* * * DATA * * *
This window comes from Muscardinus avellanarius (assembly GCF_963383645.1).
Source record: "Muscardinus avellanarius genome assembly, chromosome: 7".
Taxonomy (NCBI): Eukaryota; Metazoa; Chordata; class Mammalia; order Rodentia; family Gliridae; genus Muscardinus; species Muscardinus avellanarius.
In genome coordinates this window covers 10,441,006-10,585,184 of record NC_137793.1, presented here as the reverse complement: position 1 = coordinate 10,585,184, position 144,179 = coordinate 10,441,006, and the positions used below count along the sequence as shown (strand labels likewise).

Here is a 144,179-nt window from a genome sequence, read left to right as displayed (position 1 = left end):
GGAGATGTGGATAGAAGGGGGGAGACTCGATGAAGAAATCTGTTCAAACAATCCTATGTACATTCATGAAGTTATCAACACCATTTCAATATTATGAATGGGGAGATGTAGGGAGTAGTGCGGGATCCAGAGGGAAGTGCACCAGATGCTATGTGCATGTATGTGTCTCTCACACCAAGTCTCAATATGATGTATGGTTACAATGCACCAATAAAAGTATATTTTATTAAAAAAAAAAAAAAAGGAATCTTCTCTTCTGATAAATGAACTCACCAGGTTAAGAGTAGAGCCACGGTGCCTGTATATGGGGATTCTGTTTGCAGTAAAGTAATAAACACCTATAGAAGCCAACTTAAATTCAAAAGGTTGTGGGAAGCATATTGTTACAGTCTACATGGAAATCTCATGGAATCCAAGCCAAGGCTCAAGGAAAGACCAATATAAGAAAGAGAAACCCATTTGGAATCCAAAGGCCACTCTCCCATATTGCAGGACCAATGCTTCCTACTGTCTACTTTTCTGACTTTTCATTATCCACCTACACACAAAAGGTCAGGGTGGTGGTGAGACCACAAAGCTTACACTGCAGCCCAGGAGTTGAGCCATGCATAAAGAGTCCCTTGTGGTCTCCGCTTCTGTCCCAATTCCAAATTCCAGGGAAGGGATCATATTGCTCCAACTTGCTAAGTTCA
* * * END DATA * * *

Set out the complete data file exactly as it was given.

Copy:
This window comes from Muscardinus avellanarius (assembly GCF_963383645.1).
Source record: "Muscardinus avellanarius genome assembly, chromosome: 7".
Taxonomy (NCBI): Eukaryota; Metazoa; Chordata; class Mammalia; order Rodentia; family Gliridae; genus Muscardinus; species Muscardinus avellanarius.
In genome coordinates this window covers 10,441,006-10,585,184 of record NC_137793.1, presented here as the reverse complement: position 1 = coordinate 10,585,184, position 144,179 = coordinate 10,441,006, and the positions used below count along the sequence as shown (strand labels likewise).

Here is a 144,179-nt window from a genome sequence, read left to right as displayed (position 1 = left end):
GGAGATGTGGATAGAAGGGGGGAGACTCGATGAAGAAATCTGTTCAAACAATCCTATGTACATTCATGAAGTTATCAACACCATTTCAATATTATGAATGGGGAGATGTAGGGAGTAGTGCGGGATCCAGAGGGAAGTGCACCAGATGCTATGTGCATGTATGTGTCTCTCACACCAAGTCTCAATATGATGTATGGTTACAATGCACCAATAAAAGTATATTTTATTAAAAAAAAAAAAAAAGGAATCTTCTCTTCTGATAAATGAACTCACCAGGTTAAGAGTAGAGCCACGGTGCCTGTATATGGGGATTCTGTTTGCAGTAAAGTAATAAACACCTATAGAAGCCAACTTAAATTCAAAAGGTTGTGGGAAGCATATTGTTACAGTCTACATGGAAATCTCATGGAATCCAAGCCAAGGCTCAAGGAAAGACCAATATAAGAAAGAGAAACCCATTTGGAATCCAAAGGCCACTCTCCCATATTGCAGGACCAATGCTTCCTACTGTCTACTTTTCTGACTTTTCATTATCCACCTACACACAAAAGGTCAGGGTGGTGGTGAGACCACAAAGCTTACACTGCAGCCCAGGAGTTGAGCCATGCATAAAGAGTCCCTTGTGGTCTCCGCTTCTGTCCCAATTCCAAATTCCAGGGAAGGGATCATATTGCTCCAACTTGCTAAGTTCA